I use Adam Pritchard’s terrific cheat sheet, but here are the basics:

# A Nice Title

Or a Nice Title
===============

## A section title

**Some text.** Lorem ipsum dolor sit amet, _consectetur adipiscing elit._ Vestibulum feugiat finibus elit ac congue. Pellentesque commodo ipsum ligula, a imperdiet nibh auctor sit amet. Praesent ut luctus odio, nec finibus augue.

### A smaller heading

* a list item
* another list item
+ a slightly different list item
- another kind of list item

A [link](http://craigmcn.ca/) to my website.

Which can parse to:

A Nice Title

Or a Nice Title

A section title

Some text. Lorem ipsum dolor sit amet, consectetur adipiscing elit. Vestibulum feugiat finibus elit ac congue. Pellentesque commodo ipsum ligula, a imperdiet nibh auctor sit amet. Praesent ut luctus odio, nec finibus augue.

A smaller heading

  • a list item
  • another list item
  • a slightly different list item (sadly, parses the same)
  • another kind of list item

A link to my website.

Nautical Disaster

This week’s instalment of Music Monday is Nautical Disaster by The Tragically Hip from their 1994 album, Day for Night. The J.P. Cormier version is from his 2016 YouTube video.

CBC published a 10 best Tragically Hip covers post that I thought I would share.

Run-Of-The-Mill Weirdo

Not too long ago, I was chatting with a friend about people’s idiosyncrasies and peccadilloes. As she described some of hers, she suggested that I would think she was a weirdo. After hearing about her utter strangeness, I didn’t think that her things were any weirder than anyone else’s. I told her that if she was a weirdo, she was just a run-of-the-mill weirdo.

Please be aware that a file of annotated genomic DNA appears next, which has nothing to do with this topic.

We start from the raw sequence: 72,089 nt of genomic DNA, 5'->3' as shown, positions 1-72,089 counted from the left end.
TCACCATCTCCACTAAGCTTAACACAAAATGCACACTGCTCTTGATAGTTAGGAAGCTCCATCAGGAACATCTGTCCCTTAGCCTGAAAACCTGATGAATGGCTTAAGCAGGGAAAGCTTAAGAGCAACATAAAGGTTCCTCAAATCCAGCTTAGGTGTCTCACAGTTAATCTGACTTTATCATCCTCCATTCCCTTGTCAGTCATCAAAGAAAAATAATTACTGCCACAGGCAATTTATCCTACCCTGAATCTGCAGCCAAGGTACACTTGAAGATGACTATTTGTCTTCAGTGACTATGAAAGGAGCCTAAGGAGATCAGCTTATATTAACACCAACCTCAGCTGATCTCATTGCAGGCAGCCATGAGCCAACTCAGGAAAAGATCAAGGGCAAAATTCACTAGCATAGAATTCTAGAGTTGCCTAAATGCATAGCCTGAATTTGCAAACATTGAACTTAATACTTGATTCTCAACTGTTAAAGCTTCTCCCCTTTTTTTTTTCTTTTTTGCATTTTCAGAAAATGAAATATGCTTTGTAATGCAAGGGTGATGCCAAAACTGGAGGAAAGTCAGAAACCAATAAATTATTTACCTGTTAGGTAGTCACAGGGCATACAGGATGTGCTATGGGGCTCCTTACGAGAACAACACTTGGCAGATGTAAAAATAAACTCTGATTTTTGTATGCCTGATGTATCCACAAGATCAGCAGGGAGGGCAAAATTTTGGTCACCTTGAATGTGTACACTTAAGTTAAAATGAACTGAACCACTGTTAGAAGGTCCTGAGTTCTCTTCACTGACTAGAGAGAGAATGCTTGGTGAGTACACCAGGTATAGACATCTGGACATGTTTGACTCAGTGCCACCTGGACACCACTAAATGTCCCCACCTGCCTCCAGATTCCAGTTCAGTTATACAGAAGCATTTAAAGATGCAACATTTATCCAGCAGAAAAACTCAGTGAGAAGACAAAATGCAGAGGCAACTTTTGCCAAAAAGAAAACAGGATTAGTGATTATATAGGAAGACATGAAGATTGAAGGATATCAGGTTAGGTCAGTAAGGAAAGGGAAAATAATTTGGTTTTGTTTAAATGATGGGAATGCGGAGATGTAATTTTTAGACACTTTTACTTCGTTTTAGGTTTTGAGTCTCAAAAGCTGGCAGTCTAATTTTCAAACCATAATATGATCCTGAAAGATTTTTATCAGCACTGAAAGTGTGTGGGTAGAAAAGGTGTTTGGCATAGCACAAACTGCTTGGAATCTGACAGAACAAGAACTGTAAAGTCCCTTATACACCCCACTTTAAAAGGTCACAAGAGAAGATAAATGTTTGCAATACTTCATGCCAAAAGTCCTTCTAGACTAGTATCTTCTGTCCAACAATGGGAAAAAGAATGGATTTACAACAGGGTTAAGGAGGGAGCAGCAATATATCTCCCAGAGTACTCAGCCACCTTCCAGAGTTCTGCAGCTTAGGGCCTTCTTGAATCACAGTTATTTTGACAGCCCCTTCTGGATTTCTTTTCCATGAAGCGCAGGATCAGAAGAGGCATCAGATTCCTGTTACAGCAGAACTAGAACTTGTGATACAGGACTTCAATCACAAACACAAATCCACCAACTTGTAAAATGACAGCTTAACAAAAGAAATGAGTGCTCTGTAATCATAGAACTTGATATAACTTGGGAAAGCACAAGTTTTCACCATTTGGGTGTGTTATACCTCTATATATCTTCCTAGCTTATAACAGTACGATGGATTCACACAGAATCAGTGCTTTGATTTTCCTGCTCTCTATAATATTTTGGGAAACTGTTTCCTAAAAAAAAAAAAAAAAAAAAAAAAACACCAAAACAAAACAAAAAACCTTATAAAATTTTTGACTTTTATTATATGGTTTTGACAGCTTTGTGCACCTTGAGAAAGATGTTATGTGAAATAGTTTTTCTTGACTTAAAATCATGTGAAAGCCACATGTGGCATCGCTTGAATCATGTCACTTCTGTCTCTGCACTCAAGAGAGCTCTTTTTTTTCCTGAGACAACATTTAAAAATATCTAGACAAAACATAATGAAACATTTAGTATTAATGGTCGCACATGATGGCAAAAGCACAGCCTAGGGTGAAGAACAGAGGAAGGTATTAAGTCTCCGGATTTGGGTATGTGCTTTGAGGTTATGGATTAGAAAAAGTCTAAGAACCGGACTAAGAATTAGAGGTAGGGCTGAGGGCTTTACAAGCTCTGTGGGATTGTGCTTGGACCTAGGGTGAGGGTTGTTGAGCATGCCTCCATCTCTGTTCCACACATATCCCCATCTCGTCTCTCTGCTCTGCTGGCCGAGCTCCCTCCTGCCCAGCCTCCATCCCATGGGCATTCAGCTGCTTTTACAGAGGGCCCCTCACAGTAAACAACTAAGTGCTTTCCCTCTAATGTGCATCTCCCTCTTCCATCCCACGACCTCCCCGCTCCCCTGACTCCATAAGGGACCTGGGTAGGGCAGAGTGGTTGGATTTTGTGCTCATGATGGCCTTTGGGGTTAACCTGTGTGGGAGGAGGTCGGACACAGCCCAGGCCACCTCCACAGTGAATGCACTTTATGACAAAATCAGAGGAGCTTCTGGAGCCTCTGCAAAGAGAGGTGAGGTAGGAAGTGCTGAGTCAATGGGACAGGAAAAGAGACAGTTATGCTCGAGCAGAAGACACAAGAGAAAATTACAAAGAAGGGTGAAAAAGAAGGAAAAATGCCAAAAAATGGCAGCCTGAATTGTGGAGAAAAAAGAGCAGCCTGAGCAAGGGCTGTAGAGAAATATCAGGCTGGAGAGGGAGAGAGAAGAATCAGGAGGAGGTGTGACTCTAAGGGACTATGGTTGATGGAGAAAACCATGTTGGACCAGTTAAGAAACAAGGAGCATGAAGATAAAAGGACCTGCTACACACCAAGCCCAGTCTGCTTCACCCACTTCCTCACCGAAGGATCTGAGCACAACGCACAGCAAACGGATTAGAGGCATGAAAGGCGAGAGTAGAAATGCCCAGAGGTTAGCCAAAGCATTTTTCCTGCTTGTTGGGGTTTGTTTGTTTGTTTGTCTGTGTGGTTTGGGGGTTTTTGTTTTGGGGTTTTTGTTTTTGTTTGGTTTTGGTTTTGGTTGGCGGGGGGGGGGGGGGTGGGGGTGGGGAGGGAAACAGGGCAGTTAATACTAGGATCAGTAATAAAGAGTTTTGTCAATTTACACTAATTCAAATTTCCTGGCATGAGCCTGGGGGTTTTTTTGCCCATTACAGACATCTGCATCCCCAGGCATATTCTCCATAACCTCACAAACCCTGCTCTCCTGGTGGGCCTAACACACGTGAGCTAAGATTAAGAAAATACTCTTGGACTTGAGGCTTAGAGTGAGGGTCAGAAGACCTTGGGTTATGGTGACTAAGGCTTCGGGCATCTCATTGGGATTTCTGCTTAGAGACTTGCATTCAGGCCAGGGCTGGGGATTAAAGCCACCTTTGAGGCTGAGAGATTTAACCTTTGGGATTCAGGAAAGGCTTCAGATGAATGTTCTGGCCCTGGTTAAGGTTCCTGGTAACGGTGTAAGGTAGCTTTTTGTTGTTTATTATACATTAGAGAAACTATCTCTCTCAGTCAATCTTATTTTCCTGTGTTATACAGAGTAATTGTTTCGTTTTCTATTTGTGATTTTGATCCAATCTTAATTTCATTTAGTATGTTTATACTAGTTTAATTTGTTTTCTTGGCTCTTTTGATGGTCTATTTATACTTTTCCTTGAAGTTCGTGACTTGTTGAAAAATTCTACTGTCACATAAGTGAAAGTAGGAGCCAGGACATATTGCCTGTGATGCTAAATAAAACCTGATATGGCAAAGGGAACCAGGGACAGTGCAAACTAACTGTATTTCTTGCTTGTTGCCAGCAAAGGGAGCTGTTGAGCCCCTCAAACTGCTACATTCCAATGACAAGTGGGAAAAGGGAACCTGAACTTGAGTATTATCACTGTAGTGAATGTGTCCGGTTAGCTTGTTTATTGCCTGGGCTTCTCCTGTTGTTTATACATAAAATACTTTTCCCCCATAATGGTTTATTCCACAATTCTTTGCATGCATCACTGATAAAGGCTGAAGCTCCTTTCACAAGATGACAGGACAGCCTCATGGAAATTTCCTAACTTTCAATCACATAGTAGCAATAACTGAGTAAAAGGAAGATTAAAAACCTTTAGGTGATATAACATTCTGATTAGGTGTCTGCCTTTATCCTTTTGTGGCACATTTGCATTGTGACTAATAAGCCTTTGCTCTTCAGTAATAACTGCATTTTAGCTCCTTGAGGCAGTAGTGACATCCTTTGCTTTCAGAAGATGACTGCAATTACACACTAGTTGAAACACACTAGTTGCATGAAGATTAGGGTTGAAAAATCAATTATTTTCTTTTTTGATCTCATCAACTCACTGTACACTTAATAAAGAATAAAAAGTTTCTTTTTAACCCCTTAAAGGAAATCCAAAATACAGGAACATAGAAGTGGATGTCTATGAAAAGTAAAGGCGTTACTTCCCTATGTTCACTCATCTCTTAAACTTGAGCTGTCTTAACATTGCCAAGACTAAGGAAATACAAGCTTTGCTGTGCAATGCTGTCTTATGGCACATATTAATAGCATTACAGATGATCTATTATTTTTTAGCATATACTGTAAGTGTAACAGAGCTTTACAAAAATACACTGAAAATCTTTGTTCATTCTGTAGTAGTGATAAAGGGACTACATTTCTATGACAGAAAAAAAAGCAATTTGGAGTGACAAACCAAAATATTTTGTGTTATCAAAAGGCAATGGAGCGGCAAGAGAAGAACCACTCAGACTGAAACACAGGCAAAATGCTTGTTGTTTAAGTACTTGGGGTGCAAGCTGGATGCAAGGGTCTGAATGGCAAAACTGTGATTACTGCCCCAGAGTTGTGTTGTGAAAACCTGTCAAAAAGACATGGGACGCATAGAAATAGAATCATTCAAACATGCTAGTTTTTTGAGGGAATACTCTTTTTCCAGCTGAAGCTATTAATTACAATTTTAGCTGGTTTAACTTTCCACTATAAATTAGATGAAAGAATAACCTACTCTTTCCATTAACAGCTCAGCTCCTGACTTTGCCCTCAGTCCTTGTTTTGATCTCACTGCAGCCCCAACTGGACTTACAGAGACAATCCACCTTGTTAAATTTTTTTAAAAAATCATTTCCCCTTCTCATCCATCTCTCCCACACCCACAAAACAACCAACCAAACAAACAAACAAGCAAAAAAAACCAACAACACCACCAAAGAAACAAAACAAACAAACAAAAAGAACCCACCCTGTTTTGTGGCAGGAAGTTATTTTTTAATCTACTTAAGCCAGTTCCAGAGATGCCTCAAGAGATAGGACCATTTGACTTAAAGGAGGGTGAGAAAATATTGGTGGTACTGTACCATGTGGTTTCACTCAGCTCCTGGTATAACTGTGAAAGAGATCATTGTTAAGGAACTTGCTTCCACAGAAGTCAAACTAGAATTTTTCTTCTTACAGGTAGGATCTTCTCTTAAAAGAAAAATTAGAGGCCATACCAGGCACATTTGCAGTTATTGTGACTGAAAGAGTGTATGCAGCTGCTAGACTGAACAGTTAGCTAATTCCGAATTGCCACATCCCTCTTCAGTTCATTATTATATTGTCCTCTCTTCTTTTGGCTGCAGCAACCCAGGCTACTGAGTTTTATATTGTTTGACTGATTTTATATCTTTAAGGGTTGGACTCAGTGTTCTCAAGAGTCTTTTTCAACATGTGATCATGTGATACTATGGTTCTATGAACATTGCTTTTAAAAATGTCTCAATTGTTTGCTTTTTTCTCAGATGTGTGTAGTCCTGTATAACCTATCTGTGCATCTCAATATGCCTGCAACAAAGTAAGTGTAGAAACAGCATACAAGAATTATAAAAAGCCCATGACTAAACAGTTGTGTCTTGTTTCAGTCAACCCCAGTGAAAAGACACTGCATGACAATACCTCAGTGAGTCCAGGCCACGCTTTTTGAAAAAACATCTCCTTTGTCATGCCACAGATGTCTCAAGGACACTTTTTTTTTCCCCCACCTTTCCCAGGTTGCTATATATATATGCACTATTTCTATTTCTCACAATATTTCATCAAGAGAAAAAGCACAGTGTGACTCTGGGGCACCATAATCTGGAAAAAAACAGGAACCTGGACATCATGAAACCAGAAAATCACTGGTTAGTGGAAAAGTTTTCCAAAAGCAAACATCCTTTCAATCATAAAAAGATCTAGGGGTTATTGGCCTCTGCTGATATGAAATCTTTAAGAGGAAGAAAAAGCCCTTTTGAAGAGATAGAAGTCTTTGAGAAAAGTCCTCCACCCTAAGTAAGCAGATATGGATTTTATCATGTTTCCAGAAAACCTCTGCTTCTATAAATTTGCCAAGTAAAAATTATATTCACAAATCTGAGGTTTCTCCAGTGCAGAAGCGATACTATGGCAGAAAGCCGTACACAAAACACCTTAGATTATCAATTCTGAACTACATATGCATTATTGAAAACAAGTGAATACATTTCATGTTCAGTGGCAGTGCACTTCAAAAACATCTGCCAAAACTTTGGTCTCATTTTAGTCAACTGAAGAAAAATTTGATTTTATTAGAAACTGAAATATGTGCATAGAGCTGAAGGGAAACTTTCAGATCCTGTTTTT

She argued that, surely, if anything, she was an exceptional weirdo. And being a nice fellow, I agreed that she was exceptional. But afterwards, I realized that, no, really, her things are no weirder than anyone else’s.

As exceptional as individual people are, we’re still just run-of-the-mill weirdos.

Black Day in July

This week’s instalment of Music Monday is Black Day in July by Gordon Lightfoot from his 1968 album, Did She Mention My Name?. The Tragically Hip version is from a 2003 tribute album, Beautiful: A Tribute to Gordon Lightfoot.

While looking for Tragically Hip covers to share, I thought it would be cool to share something they covered.

Courage

This week’s instalment of Music Monday is Courage by The Tragically Hip from their 1993 album, Fully Completely. The Sarah Polley version is from 1997’s [The Sweet Hereafter](http://www.imdb.com/title/tt0120255/.

Waiting for the Bus

I once mentioned that this blog is for complaining. Here’s today’s complaint.

I see you waiting for the bus. You get on the bus and then you have to search through your bag for your wallet and then extract your bus pass or ticket or change. What the hell were you waiting for? Why not take some time while you’re waiting for the bus to search through your junk for the thing you need to get on the bus? I get it if you had to run for the bus, and sometimes I see that you’re checking your pockets because the thing you need is not where it ought to be. But there are way too many instances where you seem content to hold up the queue rather than prepare just a little bit. Come on!